Samsung has reportedly decided to make an exit from its automotive OEM dream by selling its 19.9% stake in Renault Samsung Motors. The divestment follows a trademark contract ending between Samsung Cars and Renault Samsung Motors last year and will put an end to the use of the ‘Samsung’ branding on vehicles from 2023. This step may help Samsung to focus on its core expertise in the automotive sector, which is electronic products and the components for electric vehicle (EV), says GlobalData, a leading data and analytics company.
Renault Samsung Motors is presently ranked fourth in South Korea in terms of vehicles sales, representing a 5.1% market share. The move will end Samsung’s 27-year-old presence in automotive manufacturing.
Bakar Sadik Agwan, Senior Automotive Analyst at GlobalData, comments: “The exit is part of Samsung Group’s business restructuring, which aims to enhance the company’s brand image. On a similar note, Renault – the majority stakeholder – has also been looking to optimize domestic business, which is weakening due to lower sales and, high labor and manufacturing costs.
“To a certain extent, the development looks ‘mutual’ and is a win-win for both companies. 2020 has been a tough year for Renault Samsung Motors in South Korea. Company domestic sales fell to the lowest level since 2004 and exports declined by some 78%. The prolonged COVID-19 pandemic, major chip shortages and growing competition in the domestic market further deepened the company’s woes.
“Disagreements between labor and the company management resulted in multiple strikes in 2020 which brought the production to a standstill several times. This has significantly hampered the brand’s image – a major concern for the Samsung Group. The Korean automaker reported an operating loss of KRW70bn (US$60m) in 2020.”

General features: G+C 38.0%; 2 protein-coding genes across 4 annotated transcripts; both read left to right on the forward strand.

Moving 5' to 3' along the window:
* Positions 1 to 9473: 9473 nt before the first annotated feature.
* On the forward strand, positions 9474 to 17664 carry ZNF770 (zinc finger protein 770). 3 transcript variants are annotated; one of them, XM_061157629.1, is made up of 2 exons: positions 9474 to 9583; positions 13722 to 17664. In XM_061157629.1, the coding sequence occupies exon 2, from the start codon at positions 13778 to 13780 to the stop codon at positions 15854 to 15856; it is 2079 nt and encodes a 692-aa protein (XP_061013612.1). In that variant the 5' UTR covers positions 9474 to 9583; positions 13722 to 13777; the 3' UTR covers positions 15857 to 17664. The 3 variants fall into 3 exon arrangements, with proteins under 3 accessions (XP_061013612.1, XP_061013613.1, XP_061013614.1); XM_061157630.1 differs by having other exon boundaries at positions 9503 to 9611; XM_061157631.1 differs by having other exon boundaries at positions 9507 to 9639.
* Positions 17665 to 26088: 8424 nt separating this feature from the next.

Samsung Group possesses a significant presence in the automotive value chain with the company supplying several components and batteries through Samsung Electronics, Samsung SDI and its acquired businesses from Harman International. These include chipsets, displays, battery cells/modules/packs, audio products, connected/telematics products and related electronic components. The company has significantly focused to enhance its presence in the EVs market. These elements are all seen as more value-creating activities in the automotive sector, especially as the industry is accelerating its move from providing the mechanical devices of yesteryear to the future’s ‘computers on wheels’.
Mr. Agwan concludes: “It may not be quick for Samsung to sell its significant share in the venture given the brand’s hampered image, ongoing chip shortages and the Korean market dynamics. A recent example is Indian automaker Mahindra & Mahindra, which failed to find buyers for its loss-making South Korean subsidiary SsangYong. But the exit, whenever made, will help both the companies to achieve their individual goals.
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